Jumio has made tremendous strides with their credit card scanning software, and now more than 20 new companies will use Netswipe and Netverify for onsite credit card purchases. Jumio’s credit card scanning solution, which we detailed in July of 2011, has appealed to a mass of startups who will join the larger Travelocity and Western Union in using the software.
“The payment processing is safe and very easy to implement for any online company taking payments by credit card,” which is basically everyone nowadays, said Marc Barach, CMO at Jumio in a phone interview. GoPago, a company that has built their business based on the premise that coffee shop patrons need easier and quicker access to lattes through cell phone payments, has chosen to leverage the Netswipe technology.
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If you thought GoPago was cool before this, you will never want to buy coffee with cash again. Anyone who has already decided to buy coffee before even getting into the store clearly has no time to type in any credit card information. And now they don’t even have to – Netswipe uses the phone’s camera to scan the credit card.
While these technologies seem to go hand in hand with one another, they still only marginally approach the mobile wallet vision. E-commerce, mobile finance, mobile payments and whatever other terms you want to throw in for good measure, seem to have hit a ceiling at providing really fast and convenient coffee orders. Where is the promised grocery store revolution, with no checkout lines and payments straight from the phone? What happened to giving your cellphone to your waiter to pay for the check after dinner?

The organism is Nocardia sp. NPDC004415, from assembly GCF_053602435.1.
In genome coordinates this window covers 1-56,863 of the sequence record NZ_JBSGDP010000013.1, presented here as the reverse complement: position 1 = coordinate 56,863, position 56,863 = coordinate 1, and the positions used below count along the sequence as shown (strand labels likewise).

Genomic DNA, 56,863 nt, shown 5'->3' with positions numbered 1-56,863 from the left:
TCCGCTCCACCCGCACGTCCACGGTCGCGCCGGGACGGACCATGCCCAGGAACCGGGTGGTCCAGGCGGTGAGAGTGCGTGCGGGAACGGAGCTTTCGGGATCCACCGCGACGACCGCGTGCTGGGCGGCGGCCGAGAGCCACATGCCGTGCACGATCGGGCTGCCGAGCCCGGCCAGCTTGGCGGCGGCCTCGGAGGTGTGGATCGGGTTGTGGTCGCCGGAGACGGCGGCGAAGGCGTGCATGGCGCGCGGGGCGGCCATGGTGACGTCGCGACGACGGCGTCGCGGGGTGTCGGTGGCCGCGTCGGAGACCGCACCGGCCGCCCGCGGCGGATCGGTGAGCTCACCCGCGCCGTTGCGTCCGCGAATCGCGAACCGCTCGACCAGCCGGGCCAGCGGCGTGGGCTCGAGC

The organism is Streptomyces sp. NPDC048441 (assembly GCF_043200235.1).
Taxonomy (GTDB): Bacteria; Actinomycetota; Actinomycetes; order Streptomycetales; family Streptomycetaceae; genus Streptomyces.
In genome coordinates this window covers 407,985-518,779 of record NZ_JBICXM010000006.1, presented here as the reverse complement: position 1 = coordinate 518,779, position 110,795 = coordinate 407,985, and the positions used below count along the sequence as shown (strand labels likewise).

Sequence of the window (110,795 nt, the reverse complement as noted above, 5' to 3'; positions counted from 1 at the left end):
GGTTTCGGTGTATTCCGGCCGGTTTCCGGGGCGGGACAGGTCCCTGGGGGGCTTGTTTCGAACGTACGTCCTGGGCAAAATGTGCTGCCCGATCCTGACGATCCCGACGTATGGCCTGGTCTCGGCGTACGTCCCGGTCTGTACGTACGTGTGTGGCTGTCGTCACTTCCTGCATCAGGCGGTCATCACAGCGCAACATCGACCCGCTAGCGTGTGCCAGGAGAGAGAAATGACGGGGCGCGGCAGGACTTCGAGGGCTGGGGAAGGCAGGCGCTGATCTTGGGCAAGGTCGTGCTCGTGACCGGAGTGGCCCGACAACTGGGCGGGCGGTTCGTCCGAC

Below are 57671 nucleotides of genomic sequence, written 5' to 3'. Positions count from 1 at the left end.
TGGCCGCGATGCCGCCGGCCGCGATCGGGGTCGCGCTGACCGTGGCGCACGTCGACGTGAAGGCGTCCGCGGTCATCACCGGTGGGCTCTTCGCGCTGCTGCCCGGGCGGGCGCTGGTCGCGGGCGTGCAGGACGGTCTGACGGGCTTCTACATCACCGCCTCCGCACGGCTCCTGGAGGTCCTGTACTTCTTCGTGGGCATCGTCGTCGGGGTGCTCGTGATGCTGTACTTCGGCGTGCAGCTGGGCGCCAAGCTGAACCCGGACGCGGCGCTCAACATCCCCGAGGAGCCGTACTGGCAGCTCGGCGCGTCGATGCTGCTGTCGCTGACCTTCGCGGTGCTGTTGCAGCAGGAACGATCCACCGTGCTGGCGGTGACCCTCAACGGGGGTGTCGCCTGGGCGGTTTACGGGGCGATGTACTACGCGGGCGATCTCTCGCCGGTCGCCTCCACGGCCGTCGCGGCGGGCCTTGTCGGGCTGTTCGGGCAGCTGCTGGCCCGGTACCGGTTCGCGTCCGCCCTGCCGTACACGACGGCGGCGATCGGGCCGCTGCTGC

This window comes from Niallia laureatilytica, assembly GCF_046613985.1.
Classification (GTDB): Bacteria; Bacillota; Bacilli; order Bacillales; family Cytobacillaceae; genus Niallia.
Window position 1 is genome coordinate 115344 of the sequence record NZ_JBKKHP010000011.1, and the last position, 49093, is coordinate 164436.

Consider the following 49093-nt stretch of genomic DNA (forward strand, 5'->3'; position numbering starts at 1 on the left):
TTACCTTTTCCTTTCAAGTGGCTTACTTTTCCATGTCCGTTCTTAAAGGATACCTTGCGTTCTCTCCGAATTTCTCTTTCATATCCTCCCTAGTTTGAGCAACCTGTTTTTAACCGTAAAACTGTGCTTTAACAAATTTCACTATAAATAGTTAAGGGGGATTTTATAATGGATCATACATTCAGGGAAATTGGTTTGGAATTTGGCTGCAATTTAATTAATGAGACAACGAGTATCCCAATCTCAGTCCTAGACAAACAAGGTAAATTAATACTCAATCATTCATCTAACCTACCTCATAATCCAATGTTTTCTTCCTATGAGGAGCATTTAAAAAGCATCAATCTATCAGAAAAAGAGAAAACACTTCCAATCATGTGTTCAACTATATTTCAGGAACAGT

While Jumio’s efforts meld seamlessly into the current mobile finance arena, the level of play is still infantile. We have yet to see a solution that will extend credit through a mobile payments app based on spending history. The so-called “alternative credit score,” based on on-time payments for utilities and phone bills, is still just a myth. While credit card companies have limited access to a crucial spending demographic thanks to the CARD Act, a company like Google has exactly the right platform to marry the two together.
Google does not have to become a payments company to extend credit. If it tracks the payments of its users through the phone, it should know whether they are creditworthy or not. A simple pilot program could extend credit to college students without access to credit cards and see how well they respond. Better yet, Google already has the physical card.
The mobile payments industry cannot sustainably rest on a community of coffee drinkers. The limited scope of payments and users almost harms the efforts by reporting back such narrow data. It also inadvertently leads companies like Jumio to enter and complement the trends instead of improving them. While Jumio has certainly made its mark by signing with Travelocity and speeding up and securing the checkout process, it doesn’t add up to the mobile finance space that we all dream about.
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